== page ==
Conducted by Bill Kendrick. Posted July 10, 2023.
- How old are you?
- What do you do for a living?
- I'm between odd jobs, places, people. When things don't work, I make it work. I carve my own path out of hard dirt with a screwdriver for a living.
- What are your other hobbies?
- I'm fascinated by the world and everything it has to offer. I love art museums, classical art, performance art, reading and writing, fursuiting, conventions and parties and festivals, tagging and exploring to graffiti, and studying history, coding, religion, geography, so on... I do a lot! Other than making art, I enjoy studying languages, countries and flags the most.
Discovering and Using Tux Paint
- How and when did you first learn about Tux Paint?
- I'm not a veteran user like the rest. I grew up with Kid Pix. Back in early 2022, my followers on Twitter requested I try Tux Paint among other 'simple' art software, in a series of tests to show artists they shouldn't feel restricted by the materials they have access to. It's a point I've pushed for many years- what makes you an artist is your ability to create with what you're given. No one needs Photoshop or Copics. For years I've made full pieces with MS Paint, dAmuro, Crayola and highlighters, so on so forth. Tux Paint was a lovely addition to the list, people loved the works and I noticed a lot of my own followers hop onto using Tux too! I think its definitely part of the 'new wave' of artists working in it!
- What are your "go-to" tools in Tux Paint?
- Using any brush with <100% opacity (think the soft edge of an airbrush) creates new colors, which can be color-picked to create a large cohesive palette, rather than touching the color wheel at all. This is how I can 'paint' in any program, and in Tux!
- Is there something you wish Tux Paint could do that it can't?
- I think Tux Paint needs finer brush sizes. Implementing an option to change brush size, or simply adding in a new variation of tiny brushes (preferably with soft edges) would compensate for the lack of a zoom feature.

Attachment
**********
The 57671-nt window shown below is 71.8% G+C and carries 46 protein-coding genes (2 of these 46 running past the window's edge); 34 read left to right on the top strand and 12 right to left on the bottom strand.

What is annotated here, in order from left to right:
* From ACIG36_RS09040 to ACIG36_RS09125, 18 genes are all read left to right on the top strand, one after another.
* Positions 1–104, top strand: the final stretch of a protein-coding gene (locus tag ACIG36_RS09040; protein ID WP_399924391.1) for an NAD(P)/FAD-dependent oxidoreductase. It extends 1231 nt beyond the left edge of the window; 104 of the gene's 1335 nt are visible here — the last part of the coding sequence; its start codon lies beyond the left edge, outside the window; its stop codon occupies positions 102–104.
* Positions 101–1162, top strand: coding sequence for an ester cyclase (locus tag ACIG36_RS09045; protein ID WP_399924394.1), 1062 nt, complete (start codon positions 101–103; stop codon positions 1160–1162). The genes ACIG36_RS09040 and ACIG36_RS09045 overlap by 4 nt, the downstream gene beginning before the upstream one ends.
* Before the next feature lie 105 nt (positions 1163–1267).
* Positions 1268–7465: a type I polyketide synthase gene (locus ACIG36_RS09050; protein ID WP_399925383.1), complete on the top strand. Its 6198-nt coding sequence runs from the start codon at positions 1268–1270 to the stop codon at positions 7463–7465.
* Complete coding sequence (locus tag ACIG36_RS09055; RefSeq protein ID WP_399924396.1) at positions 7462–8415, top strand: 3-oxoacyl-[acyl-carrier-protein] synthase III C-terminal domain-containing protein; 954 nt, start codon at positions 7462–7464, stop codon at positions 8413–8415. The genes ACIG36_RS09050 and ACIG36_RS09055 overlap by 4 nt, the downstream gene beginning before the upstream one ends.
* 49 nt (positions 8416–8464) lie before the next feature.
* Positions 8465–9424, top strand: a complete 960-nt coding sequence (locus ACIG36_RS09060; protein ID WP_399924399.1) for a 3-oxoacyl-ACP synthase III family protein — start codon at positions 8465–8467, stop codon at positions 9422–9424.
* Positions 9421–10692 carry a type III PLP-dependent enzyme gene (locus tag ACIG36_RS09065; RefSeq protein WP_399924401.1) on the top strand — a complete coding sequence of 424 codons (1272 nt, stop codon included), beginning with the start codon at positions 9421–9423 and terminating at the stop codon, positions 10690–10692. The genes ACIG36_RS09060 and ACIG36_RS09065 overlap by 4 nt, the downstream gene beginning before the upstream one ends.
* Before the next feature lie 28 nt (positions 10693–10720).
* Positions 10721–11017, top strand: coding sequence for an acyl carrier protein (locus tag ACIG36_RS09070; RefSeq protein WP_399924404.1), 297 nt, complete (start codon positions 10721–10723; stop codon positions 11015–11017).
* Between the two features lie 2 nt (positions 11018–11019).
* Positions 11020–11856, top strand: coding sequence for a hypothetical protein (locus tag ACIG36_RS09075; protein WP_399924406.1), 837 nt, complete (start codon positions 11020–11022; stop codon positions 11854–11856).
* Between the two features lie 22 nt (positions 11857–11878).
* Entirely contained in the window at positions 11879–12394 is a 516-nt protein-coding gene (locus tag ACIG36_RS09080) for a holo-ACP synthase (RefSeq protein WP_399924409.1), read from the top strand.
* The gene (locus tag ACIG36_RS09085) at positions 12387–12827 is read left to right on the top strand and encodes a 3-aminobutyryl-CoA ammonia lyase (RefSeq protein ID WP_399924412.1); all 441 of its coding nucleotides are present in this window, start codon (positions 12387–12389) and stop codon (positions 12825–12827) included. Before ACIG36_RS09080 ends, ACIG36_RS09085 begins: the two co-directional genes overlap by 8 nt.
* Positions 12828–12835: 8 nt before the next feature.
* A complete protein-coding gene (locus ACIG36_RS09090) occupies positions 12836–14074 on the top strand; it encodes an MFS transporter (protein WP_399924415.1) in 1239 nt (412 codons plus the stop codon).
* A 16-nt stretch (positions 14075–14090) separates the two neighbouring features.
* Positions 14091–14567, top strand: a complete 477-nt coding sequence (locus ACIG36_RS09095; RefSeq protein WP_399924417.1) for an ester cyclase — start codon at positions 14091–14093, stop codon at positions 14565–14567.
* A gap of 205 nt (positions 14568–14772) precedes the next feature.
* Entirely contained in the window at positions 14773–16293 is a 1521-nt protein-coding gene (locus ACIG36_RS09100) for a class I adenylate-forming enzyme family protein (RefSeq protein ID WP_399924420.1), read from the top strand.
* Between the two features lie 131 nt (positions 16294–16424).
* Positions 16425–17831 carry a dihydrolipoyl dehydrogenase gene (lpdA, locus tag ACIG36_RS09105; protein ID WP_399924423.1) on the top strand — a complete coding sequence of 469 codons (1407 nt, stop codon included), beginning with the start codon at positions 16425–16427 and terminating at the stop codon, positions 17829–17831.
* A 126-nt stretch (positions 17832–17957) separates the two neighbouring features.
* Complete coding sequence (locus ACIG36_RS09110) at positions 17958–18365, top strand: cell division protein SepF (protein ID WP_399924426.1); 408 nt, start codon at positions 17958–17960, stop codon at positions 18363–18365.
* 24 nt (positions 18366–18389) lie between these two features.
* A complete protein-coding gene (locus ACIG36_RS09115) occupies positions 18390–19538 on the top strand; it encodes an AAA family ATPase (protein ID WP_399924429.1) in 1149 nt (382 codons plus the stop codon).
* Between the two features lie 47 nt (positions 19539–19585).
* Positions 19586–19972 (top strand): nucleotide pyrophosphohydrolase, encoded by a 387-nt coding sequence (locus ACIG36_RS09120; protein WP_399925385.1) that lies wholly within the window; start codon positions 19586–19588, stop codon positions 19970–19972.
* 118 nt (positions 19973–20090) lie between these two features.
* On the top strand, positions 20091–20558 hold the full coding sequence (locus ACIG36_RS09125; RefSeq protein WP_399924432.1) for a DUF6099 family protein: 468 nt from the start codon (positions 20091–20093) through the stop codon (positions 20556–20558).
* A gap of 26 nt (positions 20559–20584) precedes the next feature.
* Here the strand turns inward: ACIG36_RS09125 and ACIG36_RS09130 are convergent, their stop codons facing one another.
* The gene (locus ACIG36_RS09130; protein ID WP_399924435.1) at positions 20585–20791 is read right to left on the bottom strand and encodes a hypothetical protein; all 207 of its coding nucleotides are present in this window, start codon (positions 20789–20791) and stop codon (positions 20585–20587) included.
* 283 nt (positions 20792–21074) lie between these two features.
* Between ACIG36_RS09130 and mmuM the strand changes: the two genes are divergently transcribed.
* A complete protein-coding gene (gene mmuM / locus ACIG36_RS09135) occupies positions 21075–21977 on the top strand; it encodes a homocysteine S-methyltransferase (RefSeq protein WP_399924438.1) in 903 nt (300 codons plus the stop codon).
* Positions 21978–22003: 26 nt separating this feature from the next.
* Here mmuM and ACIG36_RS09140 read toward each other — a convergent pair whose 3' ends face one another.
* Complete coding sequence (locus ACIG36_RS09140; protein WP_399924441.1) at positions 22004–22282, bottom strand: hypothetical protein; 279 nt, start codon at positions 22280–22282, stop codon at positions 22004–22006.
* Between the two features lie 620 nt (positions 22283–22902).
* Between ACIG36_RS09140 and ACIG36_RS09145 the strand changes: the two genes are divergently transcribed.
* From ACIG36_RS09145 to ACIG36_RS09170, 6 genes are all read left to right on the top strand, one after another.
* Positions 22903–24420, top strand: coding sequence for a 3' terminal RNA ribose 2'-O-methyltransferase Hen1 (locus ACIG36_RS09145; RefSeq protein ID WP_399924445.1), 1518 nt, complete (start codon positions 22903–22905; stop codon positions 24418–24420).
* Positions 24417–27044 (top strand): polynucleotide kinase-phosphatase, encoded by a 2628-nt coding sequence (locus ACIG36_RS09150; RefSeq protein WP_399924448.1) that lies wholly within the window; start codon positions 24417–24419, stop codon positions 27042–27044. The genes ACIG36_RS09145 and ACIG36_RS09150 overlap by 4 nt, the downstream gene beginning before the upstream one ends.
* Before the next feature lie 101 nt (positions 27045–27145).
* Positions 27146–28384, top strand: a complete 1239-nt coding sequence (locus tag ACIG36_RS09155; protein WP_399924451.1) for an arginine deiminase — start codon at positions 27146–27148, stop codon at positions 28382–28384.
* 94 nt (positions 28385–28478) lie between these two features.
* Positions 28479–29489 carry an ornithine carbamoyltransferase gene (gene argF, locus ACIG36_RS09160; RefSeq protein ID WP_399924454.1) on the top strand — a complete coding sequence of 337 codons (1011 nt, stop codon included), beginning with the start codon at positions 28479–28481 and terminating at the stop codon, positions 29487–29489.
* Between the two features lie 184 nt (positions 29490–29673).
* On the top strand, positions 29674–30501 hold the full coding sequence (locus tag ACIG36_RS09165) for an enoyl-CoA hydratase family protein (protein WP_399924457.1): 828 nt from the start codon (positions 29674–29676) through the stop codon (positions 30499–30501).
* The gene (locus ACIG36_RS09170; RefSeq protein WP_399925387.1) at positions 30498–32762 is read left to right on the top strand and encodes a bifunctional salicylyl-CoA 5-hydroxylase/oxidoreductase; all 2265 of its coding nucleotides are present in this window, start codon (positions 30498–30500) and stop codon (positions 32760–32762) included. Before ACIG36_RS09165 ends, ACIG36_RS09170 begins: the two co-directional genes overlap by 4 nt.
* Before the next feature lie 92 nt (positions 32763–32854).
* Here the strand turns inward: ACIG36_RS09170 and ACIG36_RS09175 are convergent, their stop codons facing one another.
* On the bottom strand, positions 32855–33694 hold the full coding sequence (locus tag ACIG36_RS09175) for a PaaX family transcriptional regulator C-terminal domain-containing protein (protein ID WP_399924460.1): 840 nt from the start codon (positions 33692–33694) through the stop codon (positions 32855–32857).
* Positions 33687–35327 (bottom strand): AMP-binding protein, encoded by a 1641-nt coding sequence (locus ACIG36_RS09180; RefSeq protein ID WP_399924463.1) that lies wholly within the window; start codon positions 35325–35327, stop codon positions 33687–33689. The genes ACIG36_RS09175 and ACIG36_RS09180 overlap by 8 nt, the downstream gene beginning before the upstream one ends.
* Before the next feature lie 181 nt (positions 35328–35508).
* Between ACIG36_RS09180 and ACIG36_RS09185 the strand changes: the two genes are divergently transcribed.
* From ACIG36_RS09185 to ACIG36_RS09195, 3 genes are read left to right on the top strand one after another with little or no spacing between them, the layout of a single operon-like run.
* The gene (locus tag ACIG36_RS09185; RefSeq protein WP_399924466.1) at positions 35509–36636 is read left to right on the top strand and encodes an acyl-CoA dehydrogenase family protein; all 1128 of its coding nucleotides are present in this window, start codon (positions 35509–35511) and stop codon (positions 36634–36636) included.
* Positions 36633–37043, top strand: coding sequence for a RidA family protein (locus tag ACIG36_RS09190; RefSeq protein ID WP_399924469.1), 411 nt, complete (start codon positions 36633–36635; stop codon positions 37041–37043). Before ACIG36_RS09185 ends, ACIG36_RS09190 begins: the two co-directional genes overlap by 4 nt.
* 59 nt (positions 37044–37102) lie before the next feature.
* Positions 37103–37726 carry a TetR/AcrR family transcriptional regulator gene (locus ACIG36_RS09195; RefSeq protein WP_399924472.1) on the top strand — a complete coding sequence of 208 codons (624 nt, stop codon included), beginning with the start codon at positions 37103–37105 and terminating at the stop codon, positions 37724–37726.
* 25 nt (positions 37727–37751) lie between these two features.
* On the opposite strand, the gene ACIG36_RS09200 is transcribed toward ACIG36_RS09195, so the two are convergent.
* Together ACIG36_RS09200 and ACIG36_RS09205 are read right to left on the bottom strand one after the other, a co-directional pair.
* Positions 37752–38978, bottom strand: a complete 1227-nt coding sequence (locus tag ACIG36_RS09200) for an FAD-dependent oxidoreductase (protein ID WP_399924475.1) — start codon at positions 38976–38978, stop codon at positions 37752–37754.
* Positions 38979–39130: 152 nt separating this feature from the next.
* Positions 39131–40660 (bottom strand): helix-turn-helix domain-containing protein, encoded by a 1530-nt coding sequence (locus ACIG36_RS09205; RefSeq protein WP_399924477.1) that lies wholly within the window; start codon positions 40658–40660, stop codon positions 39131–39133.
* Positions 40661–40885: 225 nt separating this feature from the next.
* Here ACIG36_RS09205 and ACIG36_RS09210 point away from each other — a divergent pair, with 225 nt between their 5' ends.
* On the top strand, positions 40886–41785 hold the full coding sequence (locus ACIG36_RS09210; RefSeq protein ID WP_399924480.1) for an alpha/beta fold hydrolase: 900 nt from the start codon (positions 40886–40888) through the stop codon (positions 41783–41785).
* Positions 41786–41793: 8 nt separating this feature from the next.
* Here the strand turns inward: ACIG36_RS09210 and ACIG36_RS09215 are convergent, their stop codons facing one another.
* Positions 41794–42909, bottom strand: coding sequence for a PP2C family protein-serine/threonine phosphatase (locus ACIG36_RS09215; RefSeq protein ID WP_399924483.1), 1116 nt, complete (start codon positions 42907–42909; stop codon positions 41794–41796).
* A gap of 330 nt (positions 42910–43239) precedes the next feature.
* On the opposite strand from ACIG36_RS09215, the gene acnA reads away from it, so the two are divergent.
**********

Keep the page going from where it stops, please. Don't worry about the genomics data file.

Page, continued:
- What other kinds of art tools do you use?
- I usually work in Clip Studio Paint [v1] and Procreate. My favorite 'fun' programs for some brainwork are Yumeiro135, MS Paint, and of course Tux Paint. Traditionally, my go-to is markers if not watercolors.
- What tips or tricks would you like to share with other aspiring artists?
- To Tux Painters: This is a program fully capable of making rendered work, but not how full-interface software does. You have to find a method that works for you. If you find yourself frustrated with Tux's limitations, know there is a workaround and it is your job to use your creative mind to find it!
- What piece of art, or other creation, are you most proud of?
- It's so hard to choose, so I'll stick with a couple consistent ones of Ozzie from KAZEBED. Ricochet (2022) and Kid War (2023) are just personal favorites.
Style and Inspiration
- Are there certain topics or fandoms that you like to focus on in your art?
- For a year and a half, I've been working on my personal project KAZEBED. For a decade and a half, I ached with a hate for the countryside in northern Wyoming that gave me the foundation to write it. KAZEBED is my attempt to reconcile with that upbringing from a new older, worn out perspective. I paint to show how many stories unfold at once among a small town, among few people, among loose buildings. Dark mudded colors, emergency hotlines, churches, a vacancy, cops and cowboys, the ICU, fatherhood, piled cars, dirt dust sand and tar, private manufacturers, rabbits and rabbits and rabbits and a deep feeling of dread with a deeper feeling of hope and color inside it..! It's like magic to me!
- What artists do you look up to?
- I admire Sun Yuan and Peng Yu the most (honorarily Zhu Yu as well). I want my art to convey a message, to prod and provoke, to look beautiful but so disconcerting in atmosphere. I love rainbows and sparkles and making people uncomfortable. While I love visual arts like painting, and I myself do it, I don't draw much (if any) inspiration from it. Rather, performance art and shock art absolutely strike a fire within me, especially works deemed most controversial. I love it.
- Have you ever published or exhibited your art?
- I made a selection of realistic works when I was 13-14, usually acrylics, sometimes charcoal. I have a painting on permanent exhibition in Wyoming while I've had a handful of pieces tour the state. However, I hated realism, but teachers and adults preferred me to do it more than my typical style. I quit realism as soon as I enrolled under a new art teacher. My first non-realistic piece that toured was a 2021 watercolor I was allowed to do freely to my own style and taste. It revived something in me that I thought was dead!
- If you could interview me, or someone else who works on the Tux Paint project, what would you ask us?
- I feel like if I created a software like this, I couldn't help but be amazed at how it's spread. This is the first art program so many kids from all around ever see or use, and I think that's so special. This is the program people install! I wonder if you find that as special as I do!
Bill: Absolutely. And I feel honored to touch so many young artists' lives.
Did you know? Tux Paint is not shareware, it's open source. So it's free, forever!